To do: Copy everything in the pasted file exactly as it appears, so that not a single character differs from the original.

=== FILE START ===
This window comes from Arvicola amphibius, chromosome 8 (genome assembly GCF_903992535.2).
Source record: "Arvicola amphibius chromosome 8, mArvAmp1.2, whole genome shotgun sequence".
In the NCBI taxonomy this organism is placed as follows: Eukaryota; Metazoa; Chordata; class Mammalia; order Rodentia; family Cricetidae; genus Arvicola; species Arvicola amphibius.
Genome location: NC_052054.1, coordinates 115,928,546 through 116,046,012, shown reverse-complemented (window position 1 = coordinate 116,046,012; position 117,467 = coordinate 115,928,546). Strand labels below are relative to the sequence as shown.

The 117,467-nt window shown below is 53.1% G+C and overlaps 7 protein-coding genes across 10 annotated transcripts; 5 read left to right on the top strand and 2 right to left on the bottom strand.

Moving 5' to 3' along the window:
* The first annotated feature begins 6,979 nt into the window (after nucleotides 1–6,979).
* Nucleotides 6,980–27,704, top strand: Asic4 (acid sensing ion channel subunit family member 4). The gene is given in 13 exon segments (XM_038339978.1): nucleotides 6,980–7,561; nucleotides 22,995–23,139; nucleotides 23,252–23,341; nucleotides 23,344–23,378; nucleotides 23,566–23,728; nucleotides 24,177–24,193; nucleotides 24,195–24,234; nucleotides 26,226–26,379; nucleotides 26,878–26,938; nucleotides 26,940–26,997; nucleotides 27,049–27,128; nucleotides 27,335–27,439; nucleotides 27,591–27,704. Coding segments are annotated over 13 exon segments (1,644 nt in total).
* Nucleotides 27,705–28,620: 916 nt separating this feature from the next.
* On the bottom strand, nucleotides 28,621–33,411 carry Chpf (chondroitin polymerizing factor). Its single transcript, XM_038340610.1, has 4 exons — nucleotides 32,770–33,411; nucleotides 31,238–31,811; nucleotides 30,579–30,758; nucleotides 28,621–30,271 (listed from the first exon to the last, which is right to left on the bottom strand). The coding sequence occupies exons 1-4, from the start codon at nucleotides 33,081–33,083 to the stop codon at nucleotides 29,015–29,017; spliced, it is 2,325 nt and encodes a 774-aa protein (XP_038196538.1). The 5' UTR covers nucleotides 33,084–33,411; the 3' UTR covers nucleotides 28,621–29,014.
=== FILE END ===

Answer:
This window comes from Arvicola amphibius, chromosome 8 (genome assembly GCF_903992535.2).
Source record: "Arvicola amphibius chromosome 8, mArvAmp1.2, whole genome shotgun sequence".
In the NCBI taxonomy this organism is placed as follows: Eukaryota; Metazoa; Chordata; class Mammalia; order Rodentia; family Cricetidae; genus Arvicola; species Arvicola amphibius.
Genome location: NC_052054.1, coordinates 115,928,546 through 116,046,012, shown reverse-complemented (window position 1 = coordinate 116,046,012; position 117,467 = coordinate 115,928,546). Strand labels below are relative to the sequence as shown.

The 117,467-nt window shown below is 53.1% G+C and overlaps 7 protein-coding genes across 10 annotated transcripts; 5 read left to right on the top strand and 2 right to left on the bottom strand.

Moving 5' to 3' along the window:
* The first annotated feature begins 6,979 nt into the window (after nucleotides 1–6,979).
* Nucleotides 6,980–27,704, top strand: Asic4 (acid sensing ion channel subunit family member 4). The gene is given in 13 exon segments (XM_038339978.1): nucleotides 6,980–7,561; nucleotides 22,995–23,139; nucleotides 23,252–23,341; nucleotides 23,344–23,378; nucleotides 23,566–23,728; nucleotides 24,177–24,193; nucleotides 24,195–24,234; nucleotides 26,226–26,379; nucleotides 26,878–26,938; nucleotides 26,940–26,997; nucleotides 27,049–27,128; nucleotides 27,335–27,439; nucleotides 27,591–27,704. Coding segments are annotated over 13 exon segments (1,644 nt in total).
* Nucleotides 27,705–28,620: 916 nt separating this feature from the next.
* On the bottom strand, nucleotides 28,621–33,411 carry Chpf (chondroitin polymerizing factor). Its single transcript, XM_038340610.1, has 4 exons — nucleotides 32,770–33,411; nucleotides 31,238–31,811; nucleotides 30,579–30,758; nucleotides 28,621–30,271 (listed from the first exon to the last, which is right to left on the bottom strand). The coding sequence occupies exons 1-4, from the start codon at nucleotides 33,081–33,083 to the stop codon at nucleotides 29,015–29,017; spliced, it is 2,325 nt and encodes a 774-aa protein (XP_038196538.1). The 5' UTR covers nucleotides 33,084–33,411; the 3' UTR covers nucleotides 28,621–29,014.